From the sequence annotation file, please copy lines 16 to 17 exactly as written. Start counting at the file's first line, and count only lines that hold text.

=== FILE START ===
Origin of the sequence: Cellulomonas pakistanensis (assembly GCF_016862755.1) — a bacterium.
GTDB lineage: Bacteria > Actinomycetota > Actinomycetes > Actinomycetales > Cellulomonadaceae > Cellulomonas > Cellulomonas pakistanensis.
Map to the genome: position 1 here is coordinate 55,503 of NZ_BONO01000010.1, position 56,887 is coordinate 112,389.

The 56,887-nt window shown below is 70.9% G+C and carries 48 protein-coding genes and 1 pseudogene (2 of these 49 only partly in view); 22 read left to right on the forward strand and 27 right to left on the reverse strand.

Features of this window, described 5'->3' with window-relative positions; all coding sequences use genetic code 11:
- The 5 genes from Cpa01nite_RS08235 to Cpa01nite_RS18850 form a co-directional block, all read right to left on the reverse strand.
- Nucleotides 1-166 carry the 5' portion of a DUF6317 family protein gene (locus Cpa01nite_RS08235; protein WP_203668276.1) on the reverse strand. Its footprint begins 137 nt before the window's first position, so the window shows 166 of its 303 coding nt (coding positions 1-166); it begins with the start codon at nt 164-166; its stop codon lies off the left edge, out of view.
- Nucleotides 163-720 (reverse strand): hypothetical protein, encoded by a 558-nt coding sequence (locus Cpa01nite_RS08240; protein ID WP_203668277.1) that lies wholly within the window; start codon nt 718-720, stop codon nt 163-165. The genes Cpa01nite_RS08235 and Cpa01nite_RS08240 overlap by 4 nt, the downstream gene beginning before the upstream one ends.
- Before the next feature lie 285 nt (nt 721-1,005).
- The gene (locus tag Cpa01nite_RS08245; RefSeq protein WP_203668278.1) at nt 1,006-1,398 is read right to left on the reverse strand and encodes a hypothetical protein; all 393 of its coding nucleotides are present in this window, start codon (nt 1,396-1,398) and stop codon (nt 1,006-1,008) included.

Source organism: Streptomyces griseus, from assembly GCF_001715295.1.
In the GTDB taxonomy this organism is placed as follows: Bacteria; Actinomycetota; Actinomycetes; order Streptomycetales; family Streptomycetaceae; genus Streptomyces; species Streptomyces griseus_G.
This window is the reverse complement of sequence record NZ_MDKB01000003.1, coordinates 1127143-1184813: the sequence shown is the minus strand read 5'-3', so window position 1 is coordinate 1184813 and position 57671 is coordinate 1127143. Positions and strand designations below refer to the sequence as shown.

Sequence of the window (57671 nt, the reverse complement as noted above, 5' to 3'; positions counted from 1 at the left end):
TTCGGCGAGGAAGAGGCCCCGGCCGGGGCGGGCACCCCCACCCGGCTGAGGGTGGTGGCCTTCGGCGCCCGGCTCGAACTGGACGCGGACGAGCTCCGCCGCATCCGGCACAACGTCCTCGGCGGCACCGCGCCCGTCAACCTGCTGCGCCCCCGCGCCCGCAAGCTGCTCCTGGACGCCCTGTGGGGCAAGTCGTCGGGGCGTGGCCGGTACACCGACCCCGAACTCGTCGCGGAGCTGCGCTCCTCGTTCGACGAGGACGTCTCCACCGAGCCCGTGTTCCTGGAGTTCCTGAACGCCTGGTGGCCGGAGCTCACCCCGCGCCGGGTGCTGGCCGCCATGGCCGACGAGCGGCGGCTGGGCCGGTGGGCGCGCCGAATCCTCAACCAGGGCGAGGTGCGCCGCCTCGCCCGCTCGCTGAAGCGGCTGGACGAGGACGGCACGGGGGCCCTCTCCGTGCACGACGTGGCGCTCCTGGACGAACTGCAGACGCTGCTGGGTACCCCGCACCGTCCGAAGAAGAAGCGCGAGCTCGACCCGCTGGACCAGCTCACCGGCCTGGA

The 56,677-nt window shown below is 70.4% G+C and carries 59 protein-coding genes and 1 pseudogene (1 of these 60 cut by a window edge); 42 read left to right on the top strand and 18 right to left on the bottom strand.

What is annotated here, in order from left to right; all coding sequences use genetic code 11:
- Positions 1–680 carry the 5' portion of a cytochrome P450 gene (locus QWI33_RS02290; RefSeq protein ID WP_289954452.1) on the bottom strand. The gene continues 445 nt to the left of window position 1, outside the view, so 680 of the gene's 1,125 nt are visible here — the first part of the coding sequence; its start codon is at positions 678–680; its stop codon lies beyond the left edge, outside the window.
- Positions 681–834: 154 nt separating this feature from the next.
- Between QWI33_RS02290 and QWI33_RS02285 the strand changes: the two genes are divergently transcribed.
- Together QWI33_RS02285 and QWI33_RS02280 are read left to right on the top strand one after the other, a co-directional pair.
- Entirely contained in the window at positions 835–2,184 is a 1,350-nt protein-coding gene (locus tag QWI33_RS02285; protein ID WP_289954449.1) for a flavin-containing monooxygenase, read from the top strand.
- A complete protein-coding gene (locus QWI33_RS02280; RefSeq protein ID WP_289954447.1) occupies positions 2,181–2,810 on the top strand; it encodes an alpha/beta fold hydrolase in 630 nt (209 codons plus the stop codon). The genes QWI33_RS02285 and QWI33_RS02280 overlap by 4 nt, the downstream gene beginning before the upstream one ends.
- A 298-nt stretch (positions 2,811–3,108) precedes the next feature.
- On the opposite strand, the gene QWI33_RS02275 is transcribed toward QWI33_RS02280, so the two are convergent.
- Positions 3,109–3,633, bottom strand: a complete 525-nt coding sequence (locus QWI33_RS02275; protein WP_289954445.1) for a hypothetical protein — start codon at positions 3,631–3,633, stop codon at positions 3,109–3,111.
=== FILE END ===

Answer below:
The 56,677-nt window shown below is 70.4% G+C and carries 59 protein-coding genes and 1 pseudogene (1 of these 60 cut by a window edge); 42 read left to right on the top strand and 18 right to left on the bottom strand.

What is annotated here, in order from left to right; all coding sequences use genetic code 11: